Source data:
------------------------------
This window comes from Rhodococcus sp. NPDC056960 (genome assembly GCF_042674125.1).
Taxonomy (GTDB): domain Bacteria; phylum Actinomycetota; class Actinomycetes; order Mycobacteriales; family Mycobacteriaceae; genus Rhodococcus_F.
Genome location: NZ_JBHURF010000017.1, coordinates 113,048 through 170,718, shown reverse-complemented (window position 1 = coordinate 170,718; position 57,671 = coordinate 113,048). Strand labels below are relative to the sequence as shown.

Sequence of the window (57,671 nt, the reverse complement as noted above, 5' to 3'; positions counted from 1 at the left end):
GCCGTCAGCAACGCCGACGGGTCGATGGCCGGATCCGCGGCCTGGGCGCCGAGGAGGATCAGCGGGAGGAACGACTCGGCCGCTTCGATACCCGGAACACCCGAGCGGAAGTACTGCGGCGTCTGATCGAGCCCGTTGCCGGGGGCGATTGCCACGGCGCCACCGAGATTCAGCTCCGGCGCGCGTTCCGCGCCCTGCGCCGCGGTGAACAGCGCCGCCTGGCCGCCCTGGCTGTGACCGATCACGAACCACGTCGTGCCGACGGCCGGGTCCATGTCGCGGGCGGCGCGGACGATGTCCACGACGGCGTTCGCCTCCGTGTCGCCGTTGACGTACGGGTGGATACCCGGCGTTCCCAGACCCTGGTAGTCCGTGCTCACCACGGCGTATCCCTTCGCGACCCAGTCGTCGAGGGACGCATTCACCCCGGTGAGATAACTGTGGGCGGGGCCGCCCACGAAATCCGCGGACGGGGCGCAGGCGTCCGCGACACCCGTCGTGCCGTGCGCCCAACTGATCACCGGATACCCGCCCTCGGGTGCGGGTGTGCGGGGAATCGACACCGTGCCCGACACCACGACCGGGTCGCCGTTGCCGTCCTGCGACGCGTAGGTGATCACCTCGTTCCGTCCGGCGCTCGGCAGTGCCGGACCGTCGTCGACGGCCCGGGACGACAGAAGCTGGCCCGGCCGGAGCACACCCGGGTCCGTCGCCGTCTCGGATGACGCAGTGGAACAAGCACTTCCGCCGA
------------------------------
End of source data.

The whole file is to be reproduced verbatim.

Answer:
This window comes from Rhodococcus sp. NPDC056960 (genome assembly GCF_042674125.1).
Taxonomy (GTDB): domain Bacteria; phylum Actinomycetota; class Actinomycetes; order Mycobacteriales; family Mycobacteriaceae; genus Rhodococcus_F.
Genome location: NZ_JBHURF010000017.1, coordinates 113,048 through 170,718, shown reverse-complemented (window position 1 = coordinate 170,718; position 57,671 = coordinate 113,048). Strand labels below are relative to the sequence as shown.

Sequence of the window (57,671 nt, the reverse complement as noted above, 5' to 3'; positions counted from 1 at the left end):
GCCGTCAGCAACGCCGACGGGTCGATGGCCGGATCCGCGGCCTGGGCGCCGAGGAGGATCAGCGGGAGGAACGACTCGGCCGCTTCGATACCCGGAACACCCGAGCGGAAGTACTGCGGCGTCTGATCGAGCCCGTTGCCGGGGGCGATTGCCACGGCGCCACCGAGATTCAGCTCCGGCGCGCGTTCCGCGCCCTGCGCCGCGGTGAACAGCGCCGCCTGGCCGCCCTGGCTGTGACCGATCACGAACCACGTCGTGCCGACGGCCGGGTCCATGTCGCGGGCGGCGCGGACGATGTCCACGACGGCGTTCGCCTCCGTGTCGCCGTTGACGTACGGGTGGATACCCGGCGTTCCCAGACCCTGGTAGTCCGTGCTCACCACGGCGTATCCCTTCGCGACCCAGTCGTCGAGGGACGCATTCACCCCGGTGAGATAACTGTGGGCGGGGCCGCCCACGAAATCCGCGGACGGGGCGCAGGCGTCCGCGACACCCGTCGTGCCGTGCGCCCAACTGATCACCGGATACCCGCCCTCGGGTGCGGGTGTGCGGGGAATCGACACCGTGCCCGACACCACGACCGGGTCGCCGTTGCCGTCCTGCGACGCGTAGGTGATCACCTCGTTCCGTCCGGCGCTCGGCAGTGCCGGACCGTCGTCGACGGCCCGGGACGACAGAAGCTGGCCCGGCCGGAGCACACCCGGGTCCGTCGCCGTCTCGGATGACGCAGTGGAACAAGCACTTCCGCCGA